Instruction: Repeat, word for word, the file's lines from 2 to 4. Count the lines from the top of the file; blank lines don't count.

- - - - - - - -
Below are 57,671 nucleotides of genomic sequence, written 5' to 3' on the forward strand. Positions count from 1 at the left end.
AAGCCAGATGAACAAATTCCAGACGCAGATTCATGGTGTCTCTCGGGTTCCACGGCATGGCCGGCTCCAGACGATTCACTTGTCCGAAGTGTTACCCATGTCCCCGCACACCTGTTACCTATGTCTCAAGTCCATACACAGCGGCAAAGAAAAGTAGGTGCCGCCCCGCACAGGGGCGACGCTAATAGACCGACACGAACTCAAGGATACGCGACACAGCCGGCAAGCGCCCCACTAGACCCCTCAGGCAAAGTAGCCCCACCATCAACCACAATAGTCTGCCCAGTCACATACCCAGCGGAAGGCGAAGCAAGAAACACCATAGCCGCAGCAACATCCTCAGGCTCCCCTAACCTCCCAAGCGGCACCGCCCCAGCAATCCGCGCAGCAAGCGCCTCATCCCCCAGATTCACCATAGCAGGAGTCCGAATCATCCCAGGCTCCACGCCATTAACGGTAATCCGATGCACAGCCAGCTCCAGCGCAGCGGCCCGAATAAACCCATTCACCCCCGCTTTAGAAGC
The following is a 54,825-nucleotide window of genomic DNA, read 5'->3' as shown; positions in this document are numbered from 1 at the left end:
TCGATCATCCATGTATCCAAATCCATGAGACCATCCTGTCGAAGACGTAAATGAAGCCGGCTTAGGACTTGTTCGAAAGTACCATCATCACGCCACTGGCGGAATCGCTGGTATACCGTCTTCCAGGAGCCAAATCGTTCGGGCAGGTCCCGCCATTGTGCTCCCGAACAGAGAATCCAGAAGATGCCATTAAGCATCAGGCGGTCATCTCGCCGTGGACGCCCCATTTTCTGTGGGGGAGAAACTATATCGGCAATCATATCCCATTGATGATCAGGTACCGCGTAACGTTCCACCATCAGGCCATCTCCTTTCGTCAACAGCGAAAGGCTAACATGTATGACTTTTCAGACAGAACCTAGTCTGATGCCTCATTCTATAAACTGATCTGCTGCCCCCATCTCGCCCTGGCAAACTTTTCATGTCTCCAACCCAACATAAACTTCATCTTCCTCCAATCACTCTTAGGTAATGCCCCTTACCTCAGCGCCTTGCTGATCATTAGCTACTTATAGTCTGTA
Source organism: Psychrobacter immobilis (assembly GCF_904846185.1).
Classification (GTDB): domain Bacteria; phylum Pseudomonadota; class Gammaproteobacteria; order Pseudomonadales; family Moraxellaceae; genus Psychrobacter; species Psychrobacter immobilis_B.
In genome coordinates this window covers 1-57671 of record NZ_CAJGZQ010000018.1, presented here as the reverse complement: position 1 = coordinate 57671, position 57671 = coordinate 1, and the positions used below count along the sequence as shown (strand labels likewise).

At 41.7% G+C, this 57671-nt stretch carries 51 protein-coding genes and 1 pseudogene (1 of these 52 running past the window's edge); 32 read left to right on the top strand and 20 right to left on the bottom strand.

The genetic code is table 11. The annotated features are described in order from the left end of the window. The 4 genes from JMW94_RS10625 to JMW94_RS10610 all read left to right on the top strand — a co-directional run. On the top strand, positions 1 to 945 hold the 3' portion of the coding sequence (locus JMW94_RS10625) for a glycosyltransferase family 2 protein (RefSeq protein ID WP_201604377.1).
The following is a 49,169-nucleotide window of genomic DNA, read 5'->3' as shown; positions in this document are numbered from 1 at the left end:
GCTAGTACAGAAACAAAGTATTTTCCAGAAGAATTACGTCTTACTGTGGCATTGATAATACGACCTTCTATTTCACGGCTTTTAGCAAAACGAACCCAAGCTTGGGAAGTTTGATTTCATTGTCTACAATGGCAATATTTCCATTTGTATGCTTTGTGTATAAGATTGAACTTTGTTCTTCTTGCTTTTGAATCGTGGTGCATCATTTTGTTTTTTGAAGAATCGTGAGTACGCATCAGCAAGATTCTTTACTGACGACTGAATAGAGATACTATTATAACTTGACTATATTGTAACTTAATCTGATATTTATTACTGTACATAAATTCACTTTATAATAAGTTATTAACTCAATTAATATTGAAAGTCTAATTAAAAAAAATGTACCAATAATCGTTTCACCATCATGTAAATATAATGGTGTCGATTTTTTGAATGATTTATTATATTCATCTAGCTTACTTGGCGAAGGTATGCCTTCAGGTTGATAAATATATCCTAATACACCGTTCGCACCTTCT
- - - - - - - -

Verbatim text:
AAGCCAGATGAACAAATTCCAGACGCAGATTCATGGTGTCTCTCGGGTTCCACGGCATGGCCGGCTCCAGACGATTCACTTGTCCGAAGTGTTACCCATGTCCCCGCACACCTGTTACCTATGTCTCAAGTCCATACACAGCGGCAAAGAAAAGTAGGTGCCGCCCCGCACAGGGGCGACGCTAATAGACCGACACGAACTCAAGGATACGCGACACAGCCGGCAAGCGCCCCACTAGACCCCTCAGGCAAAGTAGCCCCACCATCAACCACAATAGTCTGCCCAGTCACATACCCAGCGGAAGGCGAAGCAAGAAACACCATAGCCGCAGCAACATCCTCAGGCTCCCCTAACCTCCCAAGCGGCACCGCCCCAGCAATCCGCGCAGCAAGCGCCTCATCCCCCAGATTCACCATAGCAGGAGTCCGAATCATCCCAGGCTCCACGCCATTAACGGTAATCCGATGCACAGCCAGCTCCAGCGCAGCGGCCCGAATAAACCCATTCACCCCCGCTTTAGAAGC
The following is a 54,825-nucleotide window of genomic DNA, read 5'->3' as shown; positions in this document are numbered from 1 at the left end:
TCGATCATCCATGTATCCAAATCCATGAGACCATCCTGTCGAAGACGTAAATGAAGCCGGCTTAGGACTTGTTCGAAAGTACCATCATCACGCCACTGGCGGAATCGCTGGTATACCGTCTTCCAGGAGCCAAATCGTTCGGGCAGGTCCCGCCATTGTGCTCCCGAACAGAGAATCCAGAAGATGCCATTAAGCATCAGGCGGTCATCTCGCCGTGGACGCCCCATTTTCTGTGGGGGAGAAACTATATCGGCAATCATATCCCATTGATGATCAGGTACCGCGTAACGTTCCACCATCAGGCCATCTCCTTTCGTCAACAGCGAAAGGCTAACATGTATGACTTTTCAGACAGAACCTAGTCTGATGCCTCATTCTATAAACTGATCTGCTGCCCCCATCTCGCCCTGGCAAACTTTTCATGTCTCCAACCCAACATAAACTTCATCTTCCTCCAATCACTCTTAGGTAATGCCCCTTACCTCAGCGCCTTGCTGATCATTAGCTACTTATAGTCTGTA